ICAS has moved to ‘fight fire with fire’ by allowing its insolvency practitioners to join a head-to-head advertising battle against debt management companies (DMCs) in an Edinburgh newspaper.
The Scottish institute moved to tackle the ‘unfair’ advantage unregulated DMCs enjoy over practitioners by reversing its traditional disapproval of generating work through ads.
Starting this week for three weeks, it will place articles in the Metro newspaper extolling the virtues of the profession, alongside ads for individual practitioners. Many qualified professionals offer free first consultations and there has been anger at ‘exploitation’ by DMCs that do charge, often only to refer debtors to a practitioner.
Anne Bryce, head of insolvency at ICAS, said the idea came to her when she picked up the free paper.
‘I just opened a Metro one day and thought “blast it”. I saw these DMCs advertising in a sensational way and thought it might be useful to use the same medium, so we are fighting fire with fire by taking out a page.’ Adverts would have to be ‘professional’ and avoid references to price, she added.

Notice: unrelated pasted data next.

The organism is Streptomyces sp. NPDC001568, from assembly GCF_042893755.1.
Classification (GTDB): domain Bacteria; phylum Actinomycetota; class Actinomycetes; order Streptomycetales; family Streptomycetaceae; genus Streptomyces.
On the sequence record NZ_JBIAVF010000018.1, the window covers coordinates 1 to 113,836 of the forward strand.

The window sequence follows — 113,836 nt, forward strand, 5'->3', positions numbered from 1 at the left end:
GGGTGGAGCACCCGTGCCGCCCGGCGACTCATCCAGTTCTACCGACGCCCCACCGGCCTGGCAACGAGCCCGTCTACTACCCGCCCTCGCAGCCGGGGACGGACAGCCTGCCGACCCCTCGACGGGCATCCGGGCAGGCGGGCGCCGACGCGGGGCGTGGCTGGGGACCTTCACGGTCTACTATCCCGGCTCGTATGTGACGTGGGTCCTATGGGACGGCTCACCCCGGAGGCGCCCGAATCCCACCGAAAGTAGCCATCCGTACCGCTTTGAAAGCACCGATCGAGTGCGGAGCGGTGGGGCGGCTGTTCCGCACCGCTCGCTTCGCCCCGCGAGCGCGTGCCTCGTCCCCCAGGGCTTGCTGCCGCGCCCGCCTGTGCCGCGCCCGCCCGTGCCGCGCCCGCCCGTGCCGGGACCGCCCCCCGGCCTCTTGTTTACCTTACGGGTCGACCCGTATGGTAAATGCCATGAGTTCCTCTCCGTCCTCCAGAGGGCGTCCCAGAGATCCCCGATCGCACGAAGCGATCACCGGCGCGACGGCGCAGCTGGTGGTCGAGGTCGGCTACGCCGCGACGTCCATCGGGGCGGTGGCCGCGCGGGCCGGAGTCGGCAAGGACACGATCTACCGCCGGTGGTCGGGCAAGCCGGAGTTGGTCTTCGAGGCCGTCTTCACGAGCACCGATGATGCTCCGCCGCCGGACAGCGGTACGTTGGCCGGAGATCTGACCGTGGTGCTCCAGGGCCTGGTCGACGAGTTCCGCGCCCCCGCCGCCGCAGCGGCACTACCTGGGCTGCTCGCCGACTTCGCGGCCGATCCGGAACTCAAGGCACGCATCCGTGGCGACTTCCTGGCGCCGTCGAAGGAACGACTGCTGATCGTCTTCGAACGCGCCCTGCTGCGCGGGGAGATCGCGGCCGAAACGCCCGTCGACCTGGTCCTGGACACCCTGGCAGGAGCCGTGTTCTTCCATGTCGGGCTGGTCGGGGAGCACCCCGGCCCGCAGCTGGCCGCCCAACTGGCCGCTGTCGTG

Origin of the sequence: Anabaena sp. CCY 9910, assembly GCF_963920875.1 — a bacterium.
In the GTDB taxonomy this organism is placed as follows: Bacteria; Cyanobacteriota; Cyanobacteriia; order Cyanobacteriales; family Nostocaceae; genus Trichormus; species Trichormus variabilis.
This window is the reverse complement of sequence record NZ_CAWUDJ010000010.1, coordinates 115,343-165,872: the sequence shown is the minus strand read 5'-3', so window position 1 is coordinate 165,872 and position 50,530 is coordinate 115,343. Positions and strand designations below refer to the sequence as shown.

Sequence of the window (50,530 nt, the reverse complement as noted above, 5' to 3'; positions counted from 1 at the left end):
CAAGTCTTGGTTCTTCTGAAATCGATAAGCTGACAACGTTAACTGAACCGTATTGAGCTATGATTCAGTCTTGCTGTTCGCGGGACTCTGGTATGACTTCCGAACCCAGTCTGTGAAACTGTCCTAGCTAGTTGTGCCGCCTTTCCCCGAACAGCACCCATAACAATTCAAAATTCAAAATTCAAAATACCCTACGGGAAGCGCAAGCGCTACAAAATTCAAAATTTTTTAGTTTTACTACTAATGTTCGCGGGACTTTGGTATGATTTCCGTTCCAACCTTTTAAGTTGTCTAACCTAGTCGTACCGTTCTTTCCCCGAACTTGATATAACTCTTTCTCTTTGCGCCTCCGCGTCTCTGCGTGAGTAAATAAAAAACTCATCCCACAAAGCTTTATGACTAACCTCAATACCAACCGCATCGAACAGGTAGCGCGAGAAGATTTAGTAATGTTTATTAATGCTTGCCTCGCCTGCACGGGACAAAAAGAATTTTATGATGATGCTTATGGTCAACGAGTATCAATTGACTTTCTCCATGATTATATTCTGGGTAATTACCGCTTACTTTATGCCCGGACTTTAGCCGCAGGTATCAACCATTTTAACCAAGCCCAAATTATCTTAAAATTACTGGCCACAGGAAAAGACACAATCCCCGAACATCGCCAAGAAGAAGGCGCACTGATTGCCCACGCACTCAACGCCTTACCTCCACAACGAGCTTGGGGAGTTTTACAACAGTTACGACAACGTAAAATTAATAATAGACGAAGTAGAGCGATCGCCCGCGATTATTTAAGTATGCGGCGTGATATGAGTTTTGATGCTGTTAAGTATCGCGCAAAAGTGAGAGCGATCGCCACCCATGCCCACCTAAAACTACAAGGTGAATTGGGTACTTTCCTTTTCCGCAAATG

The move was broadly welcomed. Nick Hood of Begbies Traynor said: ‘It’s a very good thing because it expands the market for quality advice.’
He said he would be ‘very, very surprised’ if IPs gave self-serving advice by pushing the insolvency option.
Bryan Jackson, managing partner of PKF in Scotland, said: ‘While dignified and well intended, the (previous stance) did little to protect the interests of people with personal debt.’
Despite traditional conservatism on promotions, the ICAEW and IPA said their rules don’t ban members from advertising. But Peter Joyce, IPA director general, said any publicity should be dignified and contain no ‘inappropriate’ headlines or graphics of the kind that ‘appeal to some Mirror readers’.
However, Mark Allen, of Grant Thornton, said: ‘The idea of trying to exclude Mirror readers does not appeal to me because I am sure there are lots of Mirror readers who need our help. You can be professional and modern at the same time.’
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